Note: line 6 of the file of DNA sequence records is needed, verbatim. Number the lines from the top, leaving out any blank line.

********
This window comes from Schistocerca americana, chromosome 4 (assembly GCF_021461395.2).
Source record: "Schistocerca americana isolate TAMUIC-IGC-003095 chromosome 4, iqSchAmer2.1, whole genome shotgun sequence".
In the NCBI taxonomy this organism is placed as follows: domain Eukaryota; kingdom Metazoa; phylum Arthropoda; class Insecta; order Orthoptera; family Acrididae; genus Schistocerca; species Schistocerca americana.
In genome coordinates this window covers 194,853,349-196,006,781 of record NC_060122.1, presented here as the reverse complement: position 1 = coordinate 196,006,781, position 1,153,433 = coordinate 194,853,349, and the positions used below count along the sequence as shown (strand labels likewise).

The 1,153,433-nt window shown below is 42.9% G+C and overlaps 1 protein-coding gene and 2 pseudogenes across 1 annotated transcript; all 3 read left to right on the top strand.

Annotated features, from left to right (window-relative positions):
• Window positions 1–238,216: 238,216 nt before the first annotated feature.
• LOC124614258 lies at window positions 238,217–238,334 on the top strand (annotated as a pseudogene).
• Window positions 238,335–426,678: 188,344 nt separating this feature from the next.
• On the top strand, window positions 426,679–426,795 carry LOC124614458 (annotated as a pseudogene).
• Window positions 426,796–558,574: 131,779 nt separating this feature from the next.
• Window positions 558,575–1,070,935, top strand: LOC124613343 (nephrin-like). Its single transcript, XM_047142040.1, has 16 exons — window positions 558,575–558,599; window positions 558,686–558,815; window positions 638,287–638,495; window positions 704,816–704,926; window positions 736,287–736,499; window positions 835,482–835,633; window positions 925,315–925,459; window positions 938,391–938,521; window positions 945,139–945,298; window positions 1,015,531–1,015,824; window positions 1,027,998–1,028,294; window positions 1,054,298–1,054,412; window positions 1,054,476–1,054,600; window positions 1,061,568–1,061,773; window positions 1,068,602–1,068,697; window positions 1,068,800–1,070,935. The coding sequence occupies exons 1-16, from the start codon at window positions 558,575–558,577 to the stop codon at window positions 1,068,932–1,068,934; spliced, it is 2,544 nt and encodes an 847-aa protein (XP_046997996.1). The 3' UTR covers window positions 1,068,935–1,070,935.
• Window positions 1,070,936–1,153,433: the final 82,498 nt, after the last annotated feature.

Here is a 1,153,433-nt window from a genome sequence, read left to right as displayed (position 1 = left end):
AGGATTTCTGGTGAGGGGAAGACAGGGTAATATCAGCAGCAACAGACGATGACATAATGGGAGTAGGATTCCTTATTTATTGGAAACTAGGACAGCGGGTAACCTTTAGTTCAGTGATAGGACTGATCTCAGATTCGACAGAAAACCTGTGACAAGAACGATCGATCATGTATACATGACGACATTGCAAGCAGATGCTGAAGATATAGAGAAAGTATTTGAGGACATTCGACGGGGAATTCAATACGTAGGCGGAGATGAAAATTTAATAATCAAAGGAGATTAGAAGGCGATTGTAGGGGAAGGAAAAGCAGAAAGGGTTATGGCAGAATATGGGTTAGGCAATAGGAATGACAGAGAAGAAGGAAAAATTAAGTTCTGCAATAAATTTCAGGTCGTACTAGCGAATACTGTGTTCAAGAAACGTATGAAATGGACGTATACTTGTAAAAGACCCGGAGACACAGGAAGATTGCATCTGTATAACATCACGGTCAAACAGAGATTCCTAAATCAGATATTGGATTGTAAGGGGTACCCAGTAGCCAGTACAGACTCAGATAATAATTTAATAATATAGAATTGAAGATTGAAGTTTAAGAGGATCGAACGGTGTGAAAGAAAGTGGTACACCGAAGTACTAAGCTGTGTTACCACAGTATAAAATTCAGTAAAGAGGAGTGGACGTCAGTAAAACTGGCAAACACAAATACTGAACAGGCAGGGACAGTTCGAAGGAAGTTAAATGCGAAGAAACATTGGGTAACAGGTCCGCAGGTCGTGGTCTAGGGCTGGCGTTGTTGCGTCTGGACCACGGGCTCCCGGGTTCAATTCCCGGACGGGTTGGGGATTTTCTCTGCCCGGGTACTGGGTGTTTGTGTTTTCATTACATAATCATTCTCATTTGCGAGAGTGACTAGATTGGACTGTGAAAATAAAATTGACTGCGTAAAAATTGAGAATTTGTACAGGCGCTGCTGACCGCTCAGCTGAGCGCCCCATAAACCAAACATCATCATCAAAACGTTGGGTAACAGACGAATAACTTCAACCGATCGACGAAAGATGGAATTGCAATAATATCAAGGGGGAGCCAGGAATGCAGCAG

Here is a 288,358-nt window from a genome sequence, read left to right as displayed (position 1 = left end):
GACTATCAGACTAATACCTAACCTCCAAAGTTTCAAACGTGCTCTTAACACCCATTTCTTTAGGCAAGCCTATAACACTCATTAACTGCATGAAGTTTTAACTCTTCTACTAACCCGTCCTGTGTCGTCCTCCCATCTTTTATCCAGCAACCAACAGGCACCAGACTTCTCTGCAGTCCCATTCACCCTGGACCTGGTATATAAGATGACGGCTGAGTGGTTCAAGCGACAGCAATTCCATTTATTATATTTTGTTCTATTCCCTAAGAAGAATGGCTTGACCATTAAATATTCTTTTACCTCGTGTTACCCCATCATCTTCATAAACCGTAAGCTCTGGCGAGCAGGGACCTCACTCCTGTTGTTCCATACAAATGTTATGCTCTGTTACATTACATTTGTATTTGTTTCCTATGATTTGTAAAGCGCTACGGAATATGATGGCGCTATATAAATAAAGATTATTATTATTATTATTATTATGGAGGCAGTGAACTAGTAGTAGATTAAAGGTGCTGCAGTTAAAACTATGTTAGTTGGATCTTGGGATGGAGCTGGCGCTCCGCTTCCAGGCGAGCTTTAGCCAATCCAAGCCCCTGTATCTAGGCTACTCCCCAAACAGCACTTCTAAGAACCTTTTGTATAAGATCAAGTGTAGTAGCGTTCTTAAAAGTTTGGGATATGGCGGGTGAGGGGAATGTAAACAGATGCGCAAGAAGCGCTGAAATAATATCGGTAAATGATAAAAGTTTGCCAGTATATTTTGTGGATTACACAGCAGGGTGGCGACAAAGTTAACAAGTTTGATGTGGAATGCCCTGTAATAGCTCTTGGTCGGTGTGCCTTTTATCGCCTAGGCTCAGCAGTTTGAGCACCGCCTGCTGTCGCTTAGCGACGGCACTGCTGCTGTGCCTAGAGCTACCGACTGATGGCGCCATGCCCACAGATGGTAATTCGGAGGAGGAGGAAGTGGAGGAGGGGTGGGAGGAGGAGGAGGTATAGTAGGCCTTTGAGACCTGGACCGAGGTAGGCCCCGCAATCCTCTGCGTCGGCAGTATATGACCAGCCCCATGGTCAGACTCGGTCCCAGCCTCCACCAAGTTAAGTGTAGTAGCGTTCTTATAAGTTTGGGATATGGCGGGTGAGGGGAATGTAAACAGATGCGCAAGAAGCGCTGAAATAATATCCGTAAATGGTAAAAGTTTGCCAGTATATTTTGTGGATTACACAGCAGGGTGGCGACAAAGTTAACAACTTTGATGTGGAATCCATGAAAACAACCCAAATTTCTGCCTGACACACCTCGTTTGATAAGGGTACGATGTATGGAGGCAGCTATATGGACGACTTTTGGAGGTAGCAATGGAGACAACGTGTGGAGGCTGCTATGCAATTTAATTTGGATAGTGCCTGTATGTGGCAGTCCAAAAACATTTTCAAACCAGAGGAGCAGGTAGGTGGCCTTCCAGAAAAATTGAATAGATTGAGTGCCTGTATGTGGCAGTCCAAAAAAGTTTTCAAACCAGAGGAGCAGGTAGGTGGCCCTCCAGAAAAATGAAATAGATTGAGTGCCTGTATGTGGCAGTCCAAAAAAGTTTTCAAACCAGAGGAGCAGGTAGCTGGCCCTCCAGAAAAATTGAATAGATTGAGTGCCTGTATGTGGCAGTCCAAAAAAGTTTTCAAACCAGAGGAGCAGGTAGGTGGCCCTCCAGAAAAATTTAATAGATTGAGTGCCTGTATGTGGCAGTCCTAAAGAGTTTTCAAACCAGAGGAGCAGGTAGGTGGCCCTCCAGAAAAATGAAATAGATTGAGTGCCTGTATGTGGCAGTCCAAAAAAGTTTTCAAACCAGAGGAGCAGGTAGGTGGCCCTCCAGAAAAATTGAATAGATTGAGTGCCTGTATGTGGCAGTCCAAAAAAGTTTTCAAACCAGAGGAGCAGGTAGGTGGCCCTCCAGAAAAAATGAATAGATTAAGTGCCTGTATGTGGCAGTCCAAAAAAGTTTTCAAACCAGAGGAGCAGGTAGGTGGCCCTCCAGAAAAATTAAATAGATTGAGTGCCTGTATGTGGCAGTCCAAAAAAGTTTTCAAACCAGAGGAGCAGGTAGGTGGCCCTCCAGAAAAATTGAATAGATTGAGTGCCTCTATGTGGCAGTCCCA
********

Annotated features, from left to right (window-relative positions):